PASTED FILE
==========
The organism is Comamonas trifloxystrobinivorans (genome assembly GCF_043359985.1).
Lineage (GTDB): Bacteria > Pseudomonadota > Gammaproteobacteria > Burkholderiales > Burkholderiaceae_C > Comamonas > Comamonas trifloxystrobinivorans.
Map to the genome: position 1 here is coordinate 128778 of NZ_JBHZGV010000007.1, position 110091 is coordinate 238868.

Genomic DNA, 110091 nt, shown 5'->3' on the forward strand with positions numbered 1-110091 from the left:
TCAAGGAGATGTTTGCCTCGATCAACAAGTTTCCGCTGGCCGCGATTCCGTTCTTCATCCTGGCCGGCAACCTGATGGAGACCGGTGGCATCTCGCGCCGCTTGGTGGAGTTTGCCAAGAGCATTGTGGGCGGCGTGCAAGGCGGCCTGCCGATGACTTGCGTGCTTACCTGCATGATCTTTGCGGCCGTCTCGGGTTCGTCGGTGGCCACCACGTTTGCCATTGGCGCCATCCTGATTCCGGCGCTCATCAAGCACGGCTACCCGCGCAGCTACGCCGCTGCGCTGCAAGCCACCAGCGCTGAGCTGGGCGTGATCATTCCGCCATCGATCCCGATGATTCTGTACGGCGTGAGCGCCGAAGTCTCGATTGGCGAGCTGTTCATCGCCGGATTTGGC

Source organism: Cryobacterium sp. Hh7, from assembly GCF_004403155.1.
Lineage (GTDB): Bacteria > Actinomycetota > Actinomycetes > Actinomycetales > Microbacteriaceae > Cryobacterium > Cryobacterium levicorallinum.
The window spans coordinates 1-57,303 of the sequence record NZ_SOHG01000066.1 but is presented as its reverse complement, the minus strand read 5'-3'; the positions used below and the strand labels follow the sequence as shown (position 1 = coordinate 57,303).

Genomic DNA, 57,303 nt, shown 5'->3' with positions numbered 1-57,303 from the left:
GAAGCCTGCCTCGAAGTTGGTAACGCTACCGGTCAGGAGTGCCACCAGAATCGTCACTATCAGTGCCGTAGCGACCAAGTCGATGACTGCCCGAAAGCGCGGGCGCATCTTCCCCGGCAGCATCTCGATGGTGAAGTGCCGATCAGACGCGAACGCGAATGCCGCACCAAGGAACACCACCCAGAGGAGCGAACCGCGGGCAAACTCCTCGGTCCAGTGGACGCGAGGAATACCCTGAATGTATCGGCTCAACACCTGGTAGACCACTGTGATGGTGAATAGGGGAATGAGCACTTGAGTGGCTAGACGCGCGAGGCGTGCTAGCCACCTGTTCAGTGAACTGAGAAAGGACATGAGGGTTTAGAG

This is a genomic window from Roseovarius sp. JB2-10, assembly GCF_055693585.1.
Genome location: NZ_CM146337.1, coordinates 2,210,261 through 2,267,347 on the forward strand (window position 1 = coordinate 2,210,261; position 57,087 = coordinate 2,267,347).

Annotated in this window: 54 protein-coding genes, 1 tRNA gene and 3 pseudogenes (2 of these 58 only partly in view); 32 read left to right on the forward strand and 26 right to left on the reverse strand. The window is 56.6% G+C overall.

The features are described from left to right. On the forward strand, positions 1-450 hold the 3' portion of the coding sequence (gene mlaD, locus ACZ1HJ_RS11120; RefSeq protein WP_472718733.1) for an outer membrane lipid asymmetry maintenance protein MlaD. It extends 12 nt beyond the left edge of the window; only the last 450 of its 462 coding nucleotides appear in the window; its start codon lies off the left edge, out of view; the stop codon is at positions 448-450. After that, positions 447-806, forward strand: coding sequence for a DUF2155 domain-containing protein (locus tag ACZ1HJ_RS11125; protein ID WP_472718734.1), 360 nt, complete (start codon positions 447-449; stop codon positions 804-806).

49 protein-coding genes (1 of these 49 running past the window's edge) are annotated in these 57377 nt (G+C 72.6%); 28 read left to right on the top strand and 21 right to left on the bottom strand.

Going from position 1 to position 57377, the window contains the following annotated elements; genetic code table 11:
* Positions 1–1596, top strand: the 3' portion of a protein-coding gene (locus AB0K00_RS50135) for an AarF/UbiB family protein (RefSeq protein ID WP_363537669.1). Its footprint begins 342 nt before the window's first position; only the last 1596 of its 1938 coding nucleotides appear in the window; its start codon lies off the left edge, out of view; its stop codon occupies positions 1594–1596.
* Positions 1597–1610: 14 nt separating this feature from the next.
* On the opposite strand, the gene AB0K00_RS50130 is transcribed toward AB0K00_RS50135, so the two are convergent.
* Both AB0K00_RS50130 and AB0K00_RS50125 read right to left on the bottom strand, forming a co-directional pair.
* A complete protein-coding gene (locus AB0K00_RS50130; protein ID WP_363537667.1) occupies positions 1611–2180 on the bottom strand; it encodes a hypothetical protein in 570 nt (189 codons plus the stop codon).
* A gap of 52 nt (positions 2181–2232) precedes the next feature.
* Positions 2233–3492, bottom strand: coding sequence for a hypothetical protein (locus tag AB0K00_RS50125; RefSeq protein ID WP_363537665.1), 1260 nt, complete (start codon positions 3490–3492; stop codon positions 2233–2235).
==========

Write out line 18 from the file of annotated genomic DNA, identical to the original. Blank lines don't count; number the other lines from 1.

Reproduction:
* Positions 1597–1610: 14 nt separating this feature from the next.